# NumPy Indexing and Assignment

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In this lesson, we will explore indexing and assignment in NumPy arrays.

## The Array I'll Be Using In This Lesson

As before, I will be using a specific array through this lesson. This time it will be generated using the `np.random.rand` method. Here's how I generated the array:

``arr = np.random.rand(5)``

Here is the actual array:

``array([0.69292946, 0.9365295 , 0.65682359, 0.72770856, 0.83268616])``

To make this array easier to look at, I will round every element of the array to 2 decimal places using NumPy's `round` method:

``arr = np.round(arr, 2)``

Here's the new array:

``array([0.69, 0.94, 0.66, 0.73, 0.83])``

## How To Return A Specific Element From A NumPy Array

We can select (and return) a specific element from a NumPy array in the same way that we could using a normal Python list: using square brackets.

An example is below:

``````arr

#Returns 0.69``````

We can also reference multiple elements of a NumPy array using the colon operator. For example, the index `[2:]` selects every element from index 2 onwards. The index `[:3]` selects every element up to and excluding index 3. The index `[2:4]` returns every element from index 2 to index 4, excluding index 4. The higher endpoint is always excluded.

A few example of indexing using the colon operator are below.

``````arr[:]

#Returns the entire array: array([0.69, 0.94, 0.66, 0.73, 0.83])

arr[1:]

#Returns array([0.94, 0.66, 0.73, 0.83])

arr[1:4]

#Returns array([0.94, 0.66, 0.73])``````

## Element Assignment in NumPy Arrays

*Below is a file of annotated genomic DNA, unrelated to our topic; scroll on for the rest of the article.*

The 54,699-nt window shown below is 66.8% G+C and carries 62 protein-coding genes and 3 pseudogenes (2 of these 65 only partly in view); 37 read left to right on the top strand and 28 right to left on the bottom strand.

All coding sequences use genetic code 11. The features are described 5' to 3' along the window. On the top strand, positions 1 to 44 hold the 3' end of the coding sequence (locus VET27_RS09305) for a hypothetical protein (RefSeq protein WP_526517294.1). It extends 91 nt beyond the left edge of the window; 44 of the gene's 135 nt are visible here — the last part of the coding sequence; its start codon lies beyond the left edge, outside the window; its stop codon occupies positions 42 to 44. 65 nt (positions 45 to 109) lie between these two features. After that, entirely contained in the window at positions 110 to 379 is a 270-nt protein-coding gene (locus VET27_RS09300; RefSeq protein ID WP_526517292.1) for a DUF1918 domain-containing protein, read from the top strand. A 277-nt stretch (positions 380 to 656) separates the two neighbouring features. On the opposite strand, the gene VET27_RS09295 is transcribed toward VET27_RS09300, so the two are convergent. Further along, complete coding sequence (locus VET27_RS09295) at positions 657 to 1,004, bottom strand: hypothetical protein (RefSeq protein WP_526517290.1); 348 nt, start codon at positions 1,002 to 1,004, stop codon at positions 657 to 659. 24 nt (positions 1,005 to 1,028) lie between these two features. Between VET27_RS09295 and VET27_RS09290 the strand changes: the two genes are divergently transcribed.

We can assign new values to an element of a NumPy array using the `=` operator, just like regular python lists. A few examples are below (note that this is all one code block, which means that the element assignments are carried forward from step to step).

``````array([0.12, 0.94, 0.66, 0.73, 0.83])

arr

#Returns array([0.12, 0.94, 0.66, 0.73, 0.83])

arr[:] = 0

arr

#Returns array([0., 0., 0., 0., 0.])``````

In [ ]:

```

arr[2:5] = 0.5

arr

# Returns array([0. , 0. , 0.5, 0.5, 0.5])

``````## Array Referencing in NumPy

NumPy makes use of a concept called 'array referencing' which is a very common source of confusion for people that are new to the library.

To understand array referencing, let's first consider an example:

```python

new_array = np.array([6, 7, 8, 9])

second_new_array = new_array[0:2]

second_new_array

#Returns array([6, 7])

second_new_array = 4

second_new_array

#Returns array([6, 4]), as expected

new_array

#Returns array([6, 4, 8, 9])

#which is DIFFERENT from its original value of array([6, 7, 8, 9])

#What the heck?``````

As you can see, modifying `second_new_array` also changed the value of `new_array`.

Why is this?

By default, NumPy does not create a copy of an array when you reference the original array variable using the `=` assignment operator. Instead, it simply points the new variable to the old variable, which allows the second variable to make modification to the original variable - even if this is not your intention.